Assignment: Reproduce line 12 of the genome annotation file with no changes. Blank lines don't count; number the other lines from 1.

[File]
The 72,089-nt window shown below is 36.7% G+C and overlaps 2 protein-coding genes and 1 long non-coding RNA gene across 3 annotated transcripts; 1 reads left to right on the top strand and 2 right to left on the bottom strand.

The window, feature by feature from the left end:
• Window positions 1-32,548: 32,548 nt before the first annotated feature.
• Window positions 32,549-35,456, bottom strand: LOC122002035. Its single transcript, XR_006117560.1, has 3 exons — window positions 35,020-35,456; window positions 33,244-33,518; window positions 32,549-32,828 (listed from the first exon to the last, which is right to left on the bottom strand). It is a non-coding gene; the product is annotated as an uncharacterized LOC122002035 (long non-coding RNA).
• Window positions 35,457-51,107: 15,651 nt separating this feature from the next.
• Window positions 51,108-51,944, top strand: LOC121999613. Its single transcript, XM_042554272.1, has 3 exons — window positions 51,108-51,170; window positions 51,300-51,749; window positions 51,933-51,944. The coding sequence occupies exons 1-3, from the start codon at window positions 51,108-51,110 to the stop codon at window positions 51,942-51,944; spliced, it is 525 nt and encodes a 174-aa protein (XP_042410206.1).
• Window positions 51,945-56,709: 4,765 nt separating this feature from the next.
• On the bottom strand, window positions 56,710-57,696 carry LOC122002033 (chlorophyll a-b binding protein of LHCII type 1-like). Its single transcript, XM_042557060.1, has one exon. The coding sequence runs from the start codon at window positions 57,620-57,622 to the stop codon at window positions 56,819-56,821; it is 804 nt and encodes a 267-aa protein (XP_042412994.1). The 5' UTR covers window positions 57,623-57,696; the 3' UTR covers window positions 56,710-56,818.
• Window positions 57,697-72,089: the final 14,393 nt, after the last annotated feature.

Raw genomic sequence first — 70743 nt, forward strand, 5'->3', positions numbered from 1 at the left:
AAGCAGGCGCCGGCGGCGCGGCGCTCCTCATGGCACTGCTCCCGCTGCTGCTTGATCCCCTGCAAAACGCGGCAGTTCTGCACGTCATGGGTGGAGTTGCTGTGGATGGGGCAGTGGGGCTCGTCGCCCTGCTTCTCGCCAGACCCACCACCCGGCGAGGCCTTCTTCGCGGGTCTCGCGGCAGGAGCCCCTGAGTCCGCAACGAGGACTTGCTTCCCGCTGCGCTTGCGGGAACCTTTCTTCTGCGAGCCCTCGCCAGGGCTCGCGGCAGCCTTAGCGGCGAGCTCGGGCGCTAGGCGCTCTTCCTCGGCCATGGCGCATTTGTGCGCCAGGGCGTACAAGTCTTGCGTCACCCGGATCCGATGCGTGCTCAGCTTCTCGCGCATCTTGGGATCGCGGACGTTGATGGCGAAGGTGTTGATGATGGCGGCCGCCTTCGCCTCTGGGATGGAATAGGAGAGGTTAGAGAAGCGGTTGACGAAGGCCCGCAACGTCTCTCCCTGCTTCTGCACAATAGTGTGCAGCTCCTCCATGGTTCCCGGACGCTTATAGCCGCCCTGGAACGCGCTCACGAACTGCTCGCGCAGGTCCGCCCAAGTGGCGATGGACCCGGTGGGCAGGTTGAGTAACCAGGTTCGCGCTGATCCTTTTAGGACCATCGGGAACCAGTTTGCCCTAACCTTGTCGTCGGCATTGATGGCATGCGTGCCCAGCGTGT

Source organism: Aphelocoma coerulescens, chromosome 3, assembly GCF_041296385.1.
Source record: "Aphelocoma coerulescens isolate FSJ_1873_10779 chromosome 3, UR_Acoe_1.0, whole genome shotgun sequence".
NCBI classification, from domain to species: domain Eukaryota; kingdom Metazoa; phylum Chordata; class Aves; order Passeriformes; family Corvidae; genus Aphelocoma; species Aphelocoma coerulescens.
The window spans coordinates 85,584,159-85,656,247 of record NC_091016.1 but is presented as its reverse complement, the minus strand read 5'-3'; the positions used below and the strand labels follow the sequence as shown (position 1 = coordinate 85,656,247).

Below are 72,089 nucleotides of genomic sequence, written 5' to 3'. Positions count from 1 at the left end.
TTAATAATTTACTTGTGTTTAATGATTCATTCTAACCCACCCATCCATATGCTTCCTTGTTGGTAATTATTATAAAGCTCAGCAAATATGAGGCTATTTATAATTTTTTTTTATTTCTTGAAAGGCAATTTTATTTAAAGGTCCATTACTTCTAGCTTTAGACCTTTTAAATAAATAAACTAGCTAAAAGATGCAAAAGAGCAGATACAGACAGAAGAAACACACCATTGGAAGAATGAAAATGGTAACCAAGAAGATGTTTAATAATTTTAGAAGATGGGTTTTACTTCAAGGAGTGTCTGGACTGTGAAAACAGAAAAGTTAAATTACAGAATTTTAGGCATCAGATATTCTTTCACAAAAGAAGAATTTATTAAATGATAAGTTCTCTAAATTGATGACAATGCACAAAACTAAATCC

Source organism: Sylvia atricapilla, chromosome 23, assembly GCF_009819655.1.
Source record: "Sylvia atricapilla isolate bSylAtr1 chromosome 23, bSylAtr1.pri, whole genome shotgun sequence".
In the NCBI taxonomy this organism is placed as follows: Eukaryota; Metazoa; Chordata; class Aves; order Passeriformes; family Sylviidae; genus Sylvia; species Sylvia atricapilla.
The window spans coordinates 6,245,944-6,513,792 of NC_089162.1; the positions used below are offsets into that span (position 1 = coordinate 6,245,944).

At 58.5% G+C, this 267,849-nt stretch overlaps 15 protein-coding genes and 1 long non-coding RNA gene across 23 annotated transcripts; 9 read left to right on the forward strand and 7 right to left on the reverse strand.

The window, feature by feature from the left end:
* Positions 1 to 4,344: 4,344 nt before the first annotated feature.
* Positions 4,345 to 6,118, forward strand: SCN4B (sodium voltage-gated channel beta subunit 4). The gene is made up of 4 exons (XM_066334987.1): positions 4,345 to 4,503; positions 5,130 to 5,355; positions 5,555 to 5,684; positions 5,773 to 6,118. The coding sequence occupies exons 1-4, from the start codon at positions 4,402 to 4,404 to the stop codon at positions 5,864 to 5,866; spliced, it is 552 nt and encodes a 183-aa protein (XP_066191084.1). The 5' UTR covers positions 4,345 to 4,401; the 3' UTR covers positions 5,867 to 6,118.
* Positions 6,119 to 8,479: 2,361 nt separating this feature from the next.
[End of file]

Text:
Source organism: Aphelocoma coerulescens, chromosome 3, assembly GCF_041296385.1.